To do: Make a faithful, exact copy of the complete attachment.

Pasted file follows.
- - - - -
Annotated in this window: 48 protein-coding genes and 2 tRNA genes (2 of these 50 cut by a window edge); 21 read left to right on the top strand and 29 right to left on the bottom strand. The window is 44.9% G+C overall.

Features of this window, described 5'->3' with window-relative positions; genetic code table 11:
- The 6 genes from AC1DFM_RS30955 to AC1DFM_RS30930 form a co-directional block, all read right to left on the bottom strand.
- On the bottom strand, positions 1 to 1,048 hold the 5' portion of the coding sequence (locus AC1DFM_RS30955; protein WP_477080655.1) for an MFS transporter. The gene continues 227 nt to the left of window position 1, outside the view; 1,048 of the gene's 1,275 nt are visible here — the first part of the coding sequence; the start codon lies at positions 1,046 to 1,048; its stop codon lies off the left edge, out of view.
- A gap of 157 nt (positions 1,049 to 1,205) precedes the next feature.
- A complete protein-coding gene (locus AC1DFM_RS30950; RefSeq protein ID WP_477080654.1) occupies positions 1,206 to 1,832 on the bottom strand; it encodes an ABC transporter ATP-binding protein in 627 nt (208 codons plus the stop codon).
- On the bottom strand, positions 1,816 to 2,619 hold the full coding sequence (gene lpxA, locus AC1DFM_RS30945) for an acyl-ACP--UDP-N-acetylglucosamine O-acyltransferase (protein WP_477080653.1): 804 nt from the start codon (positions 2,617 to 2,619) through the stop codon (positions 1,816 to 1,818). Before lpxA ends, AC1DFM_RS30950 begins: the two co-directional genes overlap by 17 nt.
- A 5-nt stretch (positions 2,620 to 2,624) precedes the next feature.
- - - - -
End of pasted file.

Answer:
Annotated in this window: 48 protein-coding genes and 2 tRNA genes (2 of these 50 cut by a window edge); 21 read left to right on the top strand and 29 right to left on the bottom strand. The window is 44.9% G+C overall.

Features of this window, described 5'->3' with window-relative positions; genetic code table 11:
- The 6 genes from AC1DFM_RS30955 to AC1DFM_RS30930 form a co-directional block, all read right to left on the bottom strand.
- On the bottom strand, positions 1 to 1,048 hold the 5' portion of the coding sequence (locus AC1DFM_RS30955; protein WP_477080655.1) for an MFS transporter. The gene continues 227 nt to the left of window position 1, outside the view; 1,048 of the gene's 1,275 nt are visible here — the first part of the coding sequence; the start codon lies at positions 1,046 to 1,048; its stop codon lies off the left edge, out of view.
- A gap of 157 nt (positions 1,049 to 1,205) precedes the next feature.
- A complete protein-coding gene (locus AC1DFM_RS30950; RefSeq protein ID WP_477080654.1) occupies positions 1,206 to 1,832 on the bottom strand; it encodes an ABC transporter ATP-binding protein in 627 nt (208 codons plus the stop codon).
- On the bottom strand, positions 1,816 to 2,619 hold the full coding sequence (gene lpxA, locus AC1DFM_RS30945) for an acyl-ACP--UDP-N-acetylglucosamine O-acyltransferase (protein WP_477080653.1): 804 nt from the start codon (positions 2,617 to 2,619) through the stop codon (positions 1,816 to 1,818). Before lpxA ends, AC1DFM_RS30950 begins: the two co-directional genes overlap by 17 nt.
- A 5-nt stretch (positions 2,620 to 2,624) precedes the next feature.